It has been just over a month now since the Cassini spacecraft took its final plunge into Saturn’s atmosphere, ending an incredible mission of 13 years at the ringed giant planet. The probe continued collecting scientific data until the very last moments, and now engineers have been able to reconstruct what happened to it as it met its fate.
The descent into the thick atmosphere was a fiery one with Cassini being increasingly buffeted and battered by atmospheric winds. At first however, the spacecraft was gently rocking back and forth by only fractions of a degree as it made its final approach to Saturn, with only Saturn’s gravity trying to tug at and rotate Cassini.
“To keep the antenna pointed at Earth, we used what’s called ‘bang-bang control,’” said Julie Webster, Cassini’s spacecraft operations chief at NASA’s Jet Propulsion Laboratory in Pasadena, California. “We give the spacecraft a narrow range over which it can rotate, and when it bangs up against that limit in one direction, it fires a thruster to tip back the other way.”
That range was only two milliradians, equal to 0.1 degree. According to the reconstructed data, Cassini was subtly correcting its orientation until about three minutes before final loss of signal.
As Cassini plunged deeper into the atmosphere, the turbulence increased; even though the atmosphere was still tenuous, at about 1,900 kilometres (1,200 miles) above the cloud tops, it began to push against the spacecraft’s 11-metre (36-foot) long magnetometer boom. As a result, Cassini rotated slightly in the backward (aft) direction. Cassini’s thrusters fired in response, to keep the boom from rotating even more, and then began firing longer and more often.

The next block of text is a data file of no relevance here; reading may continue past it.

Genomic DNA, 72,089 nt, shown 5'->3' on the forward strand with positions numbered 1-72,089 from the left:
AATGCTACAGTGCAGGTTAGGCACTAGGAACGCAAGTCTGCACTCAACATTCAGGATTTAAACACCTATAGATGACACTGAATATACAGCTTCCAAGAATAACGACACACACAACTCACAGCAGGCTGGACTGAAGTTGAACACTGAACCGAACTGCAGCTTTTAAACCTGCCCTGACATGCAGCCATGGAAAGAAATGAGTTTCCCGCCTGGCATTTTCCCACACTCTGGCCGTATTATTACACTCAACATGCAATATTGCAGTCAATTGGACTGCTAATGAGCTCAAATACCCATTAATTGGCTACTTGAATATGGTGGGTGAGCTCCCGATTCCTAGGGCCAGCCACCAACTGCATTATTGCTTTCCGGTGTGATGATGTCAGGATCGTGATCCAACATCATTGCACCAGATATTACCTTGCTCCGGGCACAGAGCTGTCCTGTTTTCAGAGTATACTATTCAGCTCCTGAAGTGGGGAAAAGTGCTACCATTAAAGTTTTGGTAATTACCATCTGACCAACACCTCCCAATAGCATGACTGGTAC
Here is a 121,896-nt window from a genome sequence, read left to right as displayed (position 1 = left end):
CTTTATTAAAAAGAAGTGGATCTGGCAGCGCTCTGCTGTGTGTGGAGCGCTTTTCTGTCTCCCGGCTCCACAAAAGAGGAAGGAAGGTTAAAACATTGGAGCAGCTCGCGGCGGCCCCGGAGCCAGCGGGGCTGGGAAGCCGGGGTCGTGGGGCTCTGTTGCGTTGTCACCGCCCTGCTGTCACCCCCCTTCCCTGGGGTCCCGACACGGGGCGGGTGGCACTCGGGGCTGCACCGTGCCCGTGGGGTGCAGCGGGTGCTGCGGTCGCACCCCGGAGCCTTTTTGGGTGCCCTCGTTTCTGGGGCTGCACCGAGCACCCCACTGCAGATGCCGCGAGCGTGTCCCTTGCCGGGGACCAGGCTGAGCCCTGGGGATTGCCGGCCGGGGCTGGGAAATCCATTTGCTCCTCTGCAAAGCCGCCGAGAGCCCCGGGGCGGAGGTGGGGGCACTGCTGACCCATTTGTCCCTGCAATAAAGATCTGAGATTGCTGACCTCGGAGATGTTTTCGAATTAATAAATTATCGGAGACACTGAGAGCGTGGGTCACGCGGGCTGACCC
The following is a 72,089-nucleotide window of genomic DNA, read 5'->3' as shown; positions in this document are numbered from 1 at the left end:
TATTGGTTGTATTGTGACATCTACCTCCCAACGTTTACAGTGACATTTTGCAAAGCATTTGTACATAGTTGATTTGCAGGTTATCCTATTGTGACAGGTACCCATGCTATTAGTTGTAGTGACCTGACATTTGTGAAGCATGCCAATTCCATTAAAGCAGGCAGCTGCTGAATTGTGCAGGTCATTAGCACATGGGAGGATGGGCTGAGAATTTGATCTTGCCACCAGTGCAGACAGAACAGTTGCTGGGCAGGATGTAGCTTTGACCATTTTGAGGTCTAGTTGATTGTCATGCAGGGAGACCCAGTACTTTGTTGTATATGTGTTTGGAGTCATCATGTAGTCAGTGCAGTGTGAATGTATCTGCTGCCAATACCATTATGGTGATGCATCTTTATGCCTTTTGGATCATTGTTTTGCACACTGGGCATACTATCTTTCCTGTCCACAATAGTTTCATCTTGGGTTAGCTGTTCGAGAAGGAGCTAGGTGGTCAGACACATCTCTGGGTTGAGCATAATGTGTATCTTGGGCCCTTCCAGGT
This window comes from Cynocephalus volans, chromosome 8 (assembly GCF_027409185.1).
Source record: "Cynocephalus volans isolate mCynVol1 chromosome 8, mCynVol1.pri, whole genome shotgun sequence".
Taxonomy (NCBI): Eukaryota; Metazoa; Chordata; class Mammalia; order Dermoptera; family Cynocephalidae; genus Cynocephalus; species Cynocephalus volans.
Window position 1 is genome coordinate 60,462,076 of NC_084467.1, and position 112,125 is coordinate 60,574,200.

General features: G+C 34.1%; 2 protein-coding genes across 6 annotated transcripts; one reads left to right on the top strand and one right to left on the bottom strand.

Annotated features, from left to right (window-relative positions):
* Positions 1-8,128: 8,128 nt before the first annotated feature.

Cassini managed to survive for 91 seconds in this epic battle, before tipping over backward during the last eight seconds and then finally losing radio contact with Earth. The mission was over, as the probe succumbed to the increasing heat and pressure.
At one point, it kind of looked like Cassini was attempting a comeback of sorts, with the radio signal spiking briefly, before disappearing for good. But of course it wasn’t a comeback, which would be impossible.
“No, it wasn’t a comeback. Just a side lobe of the radio antenna beam pattern,” Webster said.
There was no way Cassini could have survived this death plunge, and it wasn’t meant to, but the data it collected will be invaluable to scientists and engineers, including for future missions.
“Given that Cassini wasn’t designed to fly into a planetary atmosphere, it’s remarkable that the spacecraft held on as long as it did, allowing its science instruments to send back data to the last second,” said Earl Maize, Cassini project manager at JPL. “It was a solidly built craft, and it did everything we asked of it.”
It has now been 20 years since Cassini was first launched, reaching Saturn in 2004. From that point onward, Cassini revolutionized our knowledge of Saturn and its many moons, right until the very end.
This article was first published on AmericaSpace.